Accurate calibration of spray equipment is very important because with only slight changes the application rate may cause chemical damage to the crop or the environment, be wasteful of materials, or be ineffective. There is one important difference between the design of fertilizer spreaders, grain drills, row crop planters and sprayers. The method used to control the flow rate of the material for a sprayer is not normally ground driven. The application rate (gal/ac) is a function of the flow rate of the nozzles (gal/min) and the speed of the sprayer (mi/hr). The flow rate from the nozzles does not change as the ground speed changes. The exception to this statement occurs when an application rate controller is added to the sprayer. Most application rate controllers vary application rate to compensate for changes in applicator speed. This is generally done by changing the operating pressure of the sprayer. When a rate controller is not used, the speed of the sprayer must be considered in calculating the application rate.
Figure 8.7 illustrates the common parts for the typical overlapping boom sprayer. Overlapping boom sprayers consist of tank, filter, pump, means to control the pressure, multiple sections of nozzles, and boom selection valve. The mixture in the tank flows through the filter to remove any particles that might plug the orifice in the nozzles, and then to the pump. One of several types of pumps is used, depending on the flow (gal/min) and the pressure (psi) needed by the system. From the pump the mixture goes to the pressure regulating valve. In some sprayer designs, a portion of the flow from the pump is returned to the tank for agitation to prevent the spray materials from separating. Any excess flow produced by the pump also is returned to the tank by the pressure regulating valve. From this valve the fluid is pumped to the boom selector valve. At some point in this line a connection is made for a pressure gage. The boom selector valve directs the flow of the mixture to the different sections of the boom. In some types of valves provision is made for a handgun. A handgun is very useful for spraying skips or along fencerows and other obstructions.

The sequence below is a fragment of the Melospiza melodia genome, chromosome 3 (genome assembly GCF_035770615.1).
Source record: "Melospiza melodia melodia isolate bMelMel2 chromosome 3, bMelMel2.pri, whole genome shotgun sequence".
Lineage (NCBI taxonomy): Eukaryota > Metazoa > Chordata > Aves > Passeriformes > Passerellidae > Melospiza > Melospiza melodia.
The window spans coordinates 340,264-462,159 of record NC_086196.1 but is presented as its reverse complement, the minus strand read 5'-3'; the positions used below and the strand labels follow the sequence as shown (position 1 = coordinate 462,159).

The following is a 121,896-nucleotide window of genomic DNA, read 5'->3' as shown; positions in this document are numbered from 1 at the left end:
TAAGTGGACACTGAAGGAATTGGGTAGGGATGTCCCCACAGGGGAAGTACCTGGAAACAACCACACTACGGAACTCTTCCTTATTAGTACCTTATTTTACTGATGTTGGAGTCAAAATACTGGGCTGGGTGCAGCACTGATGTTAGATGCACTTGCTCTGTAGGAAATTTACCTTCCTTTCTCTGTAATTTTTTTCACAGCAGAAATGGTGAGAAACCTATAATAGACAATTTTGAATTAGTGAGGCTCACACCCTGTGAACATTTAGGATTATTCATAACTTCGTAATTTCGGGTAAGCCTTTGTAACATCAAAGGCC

One popular selector valve design has seven positions:
1. All outlets off
2. All booms on
3. Left boom on
4. Center boom on
5. Right boom on
6. Handgun on
In the typical design, the pump can be engine, power take off (PTO), or hydraulic motor driven. As long as the pump is operating and the selector valve is in one of the on positions, fluid will flow. It is important to understand the effect ground speed has on the spray application rate (gal/ac). When a sprayer operating in the field slows down, the application rate increases. This occurs because the nozzle flow rate (gal/min) is constant. When the travel speed is reduced the same amount of material is applied to a smaller area.
gal gal min ac min ac
When the travel speed is reduced, the acres per minute (ac/min) are reduced. Conversely, when the sprayer travel speed increases, the application rate decreases. Therefore, precise control of the sprayer speed is very important.
The design shown in Figure 8.7 often is modified to meet the demands of different types of plants or application methods. Two additional examples are shown in Figure 8.8 and Figure 8.9. The application rate (gal/ac) of a field sprayer is controlled by three factors:
2. The rate of discharge from the nozzle (gal/min).
3. The width covered by one nozzle (in).
Arranging these variables into one equation produces the standard sprayer equation:
V x w where R = application rate (gal/ac); 5940 = units conversion constant; Q = flow rate per nozzle (gal/min); V = travel speed (mi/hr); w = nozzle spacing (in).
Note: Use either the flow rate (gal/min) from one nozzle and the spacing between two adjacent nozzles, or the flow from all nozzles (gal/min x number of nozzles) and the total width of the sprayer (w x number of nozzle). In either case, the application rate (gal/ac) will be the same. Do not interchange these values.
The calibration of a sprayer is a multiple-step process. In addition, the process can be started at different points, depending on which one of the three variables (speed, nozzle flow rate, or application rate) is selected first.
Problem: What size of nozzles (gal/min) is required for a boom type sprayer to apply 20.0 gal of spray per acre? The sprayer has 24 nozzles spaced 18.0 inches apart.